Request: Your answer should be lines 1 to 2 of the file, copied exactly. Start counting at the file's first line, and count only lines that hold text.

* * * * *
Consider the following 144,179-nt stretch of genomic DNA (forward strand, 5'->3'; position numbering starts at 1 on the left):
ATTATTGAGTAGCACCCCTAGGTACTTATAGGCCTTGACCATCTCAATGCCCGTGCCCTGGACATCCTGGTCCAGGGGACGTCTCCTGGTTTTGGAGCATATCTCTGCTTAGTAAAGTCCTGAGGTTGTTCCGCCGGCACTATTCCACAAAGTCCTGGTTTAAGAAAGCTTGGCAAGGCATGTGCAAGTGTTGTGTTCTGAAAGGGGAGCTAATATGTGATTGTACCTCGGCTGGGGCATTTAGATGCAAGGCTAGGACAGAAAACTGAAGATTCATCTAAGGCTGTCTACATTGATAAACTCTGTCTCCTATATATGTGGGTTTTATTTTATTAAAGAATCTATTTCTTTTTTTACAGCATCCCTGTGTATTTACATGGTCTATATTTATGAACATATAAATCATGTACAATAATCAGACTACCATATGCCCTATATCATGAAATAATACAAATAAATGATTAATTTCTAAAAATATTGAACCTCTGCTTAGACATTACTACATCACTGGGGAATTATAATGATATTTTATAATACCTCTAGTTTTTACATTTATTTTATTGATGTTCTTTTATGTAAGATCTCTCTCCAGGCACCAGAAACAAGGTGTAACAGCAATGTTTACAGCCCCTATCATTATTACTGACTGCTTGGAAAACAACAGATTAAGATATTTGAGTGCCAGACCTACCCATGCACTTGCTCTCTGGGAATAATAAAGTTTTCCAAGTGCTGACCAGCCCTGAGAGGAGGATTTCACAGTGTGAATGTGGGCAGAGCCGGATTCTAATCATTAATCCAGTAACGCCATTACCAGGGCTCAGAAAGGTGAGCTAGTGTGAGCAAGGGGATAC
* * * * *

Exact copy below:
Consider the following 144,179-nt stretch of genomic DNA (forward strand, 5'->3'; position numbering starts at 1 on the left):
ATTATTGAGTAGCACCCCTAGGTACTTATAGGCCTTGACCATCTCAATGCCCGTGCCCTGGACATCCTGGTCCAGGGGACGTCTCCTGGTTTTGGAGCATATCTCTGCTTAGTAAAGTCCTGAGGTTGTTCCGCCGGCACTATTCCACAAAGTCCTGGTTTAAGAAAGCTTGGCAAGGCATGTGCAAGTGTTGTGTTCTGAAAGGGGAGCTAATATGTGATTGTACCTCGGCTGGGGCATTTAGATGCAAGGCTAGGACAGAAAACTGAAGATTCATCTAAGGCTGTCTACATTGATAAACTCTGTCTCCTATATATGTGGGTTTTATTTTATTAAAGAATCTATTTCTTTTTTTACAGCATCCCTGTGTATTTACATGGTCTATATTTATGAACATATAAATCATGTACAATAATCAGACTACCATATGCCCTATATCATGAAATAATACAAATAAATGATTAATTTCTAAAAATATTGAACCTCTGCTTAGACATTACTACATCACTGGGGAATTATAATGATATTTTATAATACCTCTAGTTTTTACATTTATTTTATTGATGTTCTTTTATGTAAGATCTCTCTCCAGGCACCAGAAACAAGGTGTAACAGCAATGTTTACAGCCCCTATCATTATTACTGACTGCTTGGAAAACAACAGATTAAGATATTTGAGTGCCAGACCTACCCATGCACTTGCTCTCTGGGAATAATAAAGTTTTCCAAGTGCTGACCAGCCCTGAGAGGAGGATTTCACAGTGTGAATGTGGGCAGAGCCGGATTCTAATCATTAATCCAGTAACGCCATTACCAGGGCTCAGAAAGGTGAGCTAGTGTGAGCAAGGGGATAC